Do you receive a travel allowance from your employer because your job used to entail significant travel? As the Covid-19 pandemic hit and lockdown restrictions have curbed travel, you might be wondering how this will affect your taxes. Here’s what you need to know to avoid owing the taxman, even more, this tax season.
Under normal circumstances, your employer would only offer you a travel allowance if your job requires you to spend a large chunk of your time travelling. For instance, if you are a salesperson and spend most of your working day visiting potential clients. In this case, it would be the assumption that you would predominantly be moving around from place to place quite often. The rule of thumb is that 80% of your car allowance would be subject to monthly PAYE (Pay-As-You-Earn), corroborated by the assumption that you use your car to travel for personal use 80% of the time while spending 20% of your time travelling for work purposes. You can read our blog for further clarification on the tax effects of your salary structure here.
At the end of the tax year, you would need to submit a detailed record of your mileage by means of a logbook to SARS who would calculate your travel deduction and most likely conduct a travel audit. This detailed logbook is imperative, as you would need to provide SARS with proof of your travel expenses for both personal and professional use.
If you don’t include an accurate logbook, SARS have been known to assume that all of your travel is for personal reasons (and that your business mileage is nil) and you will end up owing tax when you file your return.
Having difficulty keeping your logbook up-to-date? We have created a nifty, easy-to-use Vehicle Logbook app to record your work travel.
Pre-Covid, assuming you travelled more than 20% for work (or less than 80% for personal) you would have ended up paying too much tax on your travel allowance during the year, and would therefore be entitled to a tax refund (happy days!).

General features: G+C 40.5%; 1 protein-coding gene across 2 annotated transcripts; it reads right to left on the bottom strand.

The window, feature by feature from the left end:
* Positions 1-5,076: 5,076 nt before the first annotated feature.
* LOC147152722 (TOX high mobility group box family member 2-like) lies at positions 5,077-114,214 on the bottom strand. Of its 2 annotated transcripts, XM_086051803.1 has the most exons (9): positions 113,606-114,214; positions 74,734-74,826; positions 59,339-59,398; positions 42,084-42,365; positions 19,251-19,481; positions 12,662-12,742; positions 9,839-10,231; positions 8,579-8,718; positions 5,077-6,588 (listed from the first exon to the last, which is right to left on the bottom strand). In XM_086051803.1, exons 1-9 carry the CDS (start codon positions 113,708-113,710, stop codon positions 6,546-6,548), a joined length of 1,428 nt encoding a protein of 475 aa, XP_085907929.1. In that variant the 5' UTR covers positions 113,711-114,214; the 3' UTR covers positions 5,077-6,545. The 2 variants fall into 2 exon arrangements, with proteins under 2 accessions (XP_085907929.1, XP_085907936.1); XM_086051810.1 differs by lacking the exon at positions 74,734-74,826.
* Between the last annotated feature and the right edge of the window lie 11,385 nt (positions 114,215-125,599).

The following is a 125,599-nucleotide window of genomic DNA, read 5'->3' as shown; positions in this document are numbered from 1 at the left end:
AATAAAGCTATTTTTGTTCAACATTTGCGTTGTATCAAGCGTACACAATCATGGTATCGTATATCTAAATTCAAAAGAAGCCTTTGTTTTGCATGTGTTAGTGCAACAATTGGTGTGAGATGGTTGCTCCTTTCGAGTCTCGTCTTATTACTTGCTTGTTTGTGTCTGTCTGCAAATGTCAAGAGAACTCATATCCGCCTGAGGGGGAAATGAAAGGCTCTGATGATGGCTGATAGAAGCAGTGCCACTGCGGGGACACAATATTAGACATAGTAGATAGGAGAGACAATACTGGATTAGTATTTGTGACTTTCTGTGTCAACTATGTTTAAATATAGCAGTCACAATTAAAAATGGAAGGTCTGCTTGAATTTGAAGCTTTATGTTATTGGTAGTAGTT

If you spend less than 20% of your time travelling for work, then your employer should simply reimburse you the flat rate of R3.82 per km (as of 1 March 2021). Remember that travelling to and from work does not qualify as work travel.
If you are not an essential worker, then you probably travelled far less than expected during the 2021 tax year. While you may be saving on travel costs, if you received a travel allowance, unfortunately you will have a nasty tax bill to settle when you file your 2021 return. This is because you will have paid tax on only 80% of your travel allowance during the year (with the assumption being you travelled 20% for business) so you will have to foot the bill for the remaining tax when you submit your return.
You should review your travel allowance amount with your employer. It might be worth reducing it or removing it completely if you will be travelling less than 20% for work for the foreseeable future. Alternatively, you can request that your employer withholds additional PAYE each month during these uncertain times. to ensure that you won’t have to pay in a substantial amount on assessment.
Just in case you may need help calculating your travel deduction, we have created a Travel Deduction Tax Calculator for 2021, for you to easily compare actual costs and deemed costs for the maximum tax deduction this tax season!